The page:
In many ways, Lisbon is very much like New York City. In other ways, it is nothing like it. Our apartment sits on the outskirts of Bairro Alto, a historic district in Lisbon where the streets are narrow, steep, and mostly made of cobblestone. I would compare it to New York's SoHo at first glance but the hills... San Francisco natives would probably be better accustomed to them.
I've already learned a little bit of Portuguese. Cheese, for example, is quiejo. Came in handy when Cole and I landed in Lisbon on Sunday, starving and desperate for a good meal. The famous Portuguese egg custard tarts — which are delicious but nothing spectacular — are pastel de nata. Of course the most important — você fala inglês? Do you speak English? Many people here actually do which is wonderful because Portuguese... oof, Portuguese. This is not a language you can just pick up in an instant. I don't know why I ever thought it was similar to Spanish. Perhaps some words are the same. But for the most part, Portuguese is a wild mix of "sshhs" and "ois" that makes it sound almost Russian. Where am I??
Another bit of shock on our second day here: many tourist sites and museums stay closed on Mondays. Good thing it rained for most of the afternoon so we were forced to stay inside for much of the day. But it seems odd that, after a weekend of rest and rejuvenation, Lisbon's popular destinations would want to keep their doors shut on the first work day of the week. As someone who likes to explore off the beaten path, I don't necessarily mind. But today felt... sleepy. The streets were quiet. Our taxi driver into the city told us that Bairro Alto was a great walking neighborhood. I didn't see too many people walking around.
In this way, Lisbon is nothing like New York. In New York, life is constantly moving. There are places to go, errands to run, people to meet. The hustle and bustle of the city provides a unique type of rush you can't find anywhere else. The air swirls with inspiration, however polluted it may be. There is a can-do attitude about New York. Here in Lisbon, I don't feel it.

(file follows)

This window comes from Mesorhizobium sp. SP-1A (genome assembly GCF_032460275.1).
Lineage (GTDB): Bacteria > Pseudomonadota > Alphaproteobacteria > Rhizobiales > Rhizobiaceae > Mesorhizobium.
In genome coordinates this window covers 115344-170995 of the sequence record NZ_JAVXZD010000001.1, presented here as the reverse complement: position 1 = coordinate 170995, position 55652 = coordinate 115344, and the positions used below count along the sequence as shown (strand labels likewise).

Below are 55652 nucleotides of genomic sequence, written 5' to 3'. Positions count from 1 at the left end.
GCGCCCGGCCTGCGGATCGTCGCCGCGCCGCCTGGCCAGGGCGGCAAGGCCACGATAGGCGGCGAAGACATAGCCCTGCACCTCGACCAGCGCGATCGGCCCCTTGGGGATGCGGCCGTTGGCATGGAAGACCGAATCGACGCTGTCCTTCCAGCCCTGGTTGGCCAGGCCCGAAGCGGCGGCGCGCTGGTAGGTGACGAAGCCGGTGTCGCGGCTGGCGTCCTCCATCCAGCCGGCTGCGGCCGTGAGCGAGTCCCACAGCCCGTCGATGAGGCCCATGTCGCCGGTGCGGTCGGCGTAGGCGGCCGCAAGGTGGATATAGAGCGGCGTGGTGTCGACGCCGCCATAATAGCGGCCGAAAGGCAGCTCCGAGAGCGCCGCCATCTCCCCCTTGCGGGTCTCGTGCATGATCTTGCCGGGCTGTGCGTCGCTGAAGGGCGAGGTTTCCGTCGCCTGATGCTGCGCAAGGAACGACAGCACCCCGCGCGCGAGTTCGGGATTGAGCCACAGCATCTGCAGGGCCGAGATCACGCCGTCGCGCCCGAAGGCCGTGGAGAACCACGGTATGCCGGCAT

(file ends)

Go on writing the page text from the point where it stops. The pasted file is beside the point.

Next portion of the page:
Is this the typical lament of the American tourist? I feel like I'm saying things that have been said by many tourists before me. I'm looking at Lisbon and comparing it to home when, in reality, nothing can ever compare to the place we call home.
We’re sitting at the dining table of our apartment and Cole just described Lisbon as “alright. It’s a poor man’s Spain, which is a poor man’s Italy.” I had to laugh. What is it about New York that makes us think it’s so superior? Is it the fact that people are constantly working? Is it the scent of anxiety and stress in the air that arouses us? In New York if you’re not doing something, if you don’t have a career, you might as well get out. Your work is your identity. There is just no time to lounge around and do nothing all day.
Ironic, then, that I should find New York superior when this trip across Europe is supposed to be an exploration of whether your occupation really does need to be your entire identity. Perhaps I’m going through withdrawal. It’s not easy to go cold turkey on the American way of living after only 48 hours in another city.
Or perhaps there is another conclusion that can be drawn from these feelings. No, your occupation should not be your entire identity. But internal motivation is not the same as external pressure. My entire life, I’ve been taught that if I want something, I should just go get it. As a teenager getting ready for college, New York was alluring because the constant movement felt to me as if people were constantly getting what they wanted. Never settling. Always working harder towards their dream. Artists and performers come to New York to become famous. The poor come here to become rich. The city’s skyscrapers are not just a physical representation of the things we can achieve, but also a metaphorical representation of the size of our hearts and minds.
How did a post about Lisbon turn into a love letter to New York? I have to get out more. So far, Lisbon is alright. It really is a poor man’s Spain.